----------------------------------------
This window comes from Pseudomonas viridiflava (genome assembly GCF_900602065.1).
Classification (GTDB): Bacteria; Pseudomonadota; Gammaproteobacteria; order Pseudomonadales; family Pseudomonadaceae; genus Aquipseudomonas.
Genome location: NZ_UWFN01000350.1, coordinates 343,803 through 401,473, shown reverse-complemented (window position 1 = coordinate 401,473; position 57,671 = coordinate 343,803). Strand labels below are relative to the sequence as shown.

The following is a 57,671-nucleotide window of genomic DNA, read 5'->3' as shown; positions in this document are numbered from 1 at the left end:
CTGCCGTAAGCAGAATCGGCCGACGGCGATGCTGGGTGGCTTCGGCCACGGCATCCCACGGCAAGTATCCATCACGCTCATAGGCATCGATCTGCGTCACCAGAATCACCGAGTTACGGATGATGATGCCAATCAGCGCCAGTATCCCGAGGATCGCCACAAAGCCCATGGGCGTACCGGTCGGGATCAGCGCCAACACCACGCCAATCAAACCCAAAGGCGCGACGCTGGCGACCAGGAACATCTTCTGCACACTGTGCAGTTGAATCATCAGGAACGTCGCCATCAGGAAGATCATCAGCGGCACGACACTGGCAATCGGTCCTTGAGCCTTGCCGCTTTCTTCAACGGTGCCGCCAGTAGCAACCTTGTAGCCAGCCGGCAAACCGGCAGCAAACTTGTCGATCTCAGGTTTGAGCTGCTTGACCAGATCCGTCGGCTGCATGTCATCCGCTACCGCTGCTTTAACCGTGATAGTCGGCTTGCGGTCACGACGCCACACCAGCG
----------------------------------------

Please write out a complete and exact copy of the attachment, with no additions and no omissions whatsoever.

This window comes from Pseudomonas viridiflava (genome assembly GCF_900602065.1).
Classification (GTDB): Bacteria; Pseudomonadota; Gammaproteobacteria; order Pseudomonadales; family Pseudomonadaceae; genus Aquipseudomonas.
Genome location: NZ_UWFN01000350.1, coordinates 343,803 through 401,473, shown reverse-complemented (window position 1 = coordinate 401,473; position 57,671 = coordinate 343,803). Strand labels below are relative to the sequence as shown.

The following is a 57,671-nucleotide window of genomic DNA, read 5'->3' as shown; positions in this document are numbered from 1 at the left end:
CTGCCGTAAGCAGAATCGGCCGACGGCGATGCTGGGTGGCTTCGGCCACGGCATCCCACGGCAAGTATCCATCACGCTCATAGGCATCGATCTGCGTCACCAGAATCACCGAGTTACGGATGATGATGCCAATCAGCGCCAGTATCCCGAGGATCGCCACAAAGCCCATGGGCGTACCGGTCGGGATCAGCGCCAACACCACGCCAATCAAACCCAAAGGCGCGACGCTGGCGACCAGGAACATCTTCTGCACACTGTGCAGTTGAATCATCAGGAACGTCGCCATCAGGAAGATCATCAGCGGCACGACACTGGCAATCGGTCCTTGAGCCTTGCCGCTTTCTTCAACGGTGCCGCCAGTAGCAACCTTGTAGCCAGCCGGCAAACCGGCAGCAAACTTGTCGATCTCAGGTTTGAGCTGCTTGACCAGATCCGTCGGCTGCATGTCATCCGCTACCGCTGCTTTAACCGTGATAGTCGGCTTGCGGTCACGACGCCACACCAGCG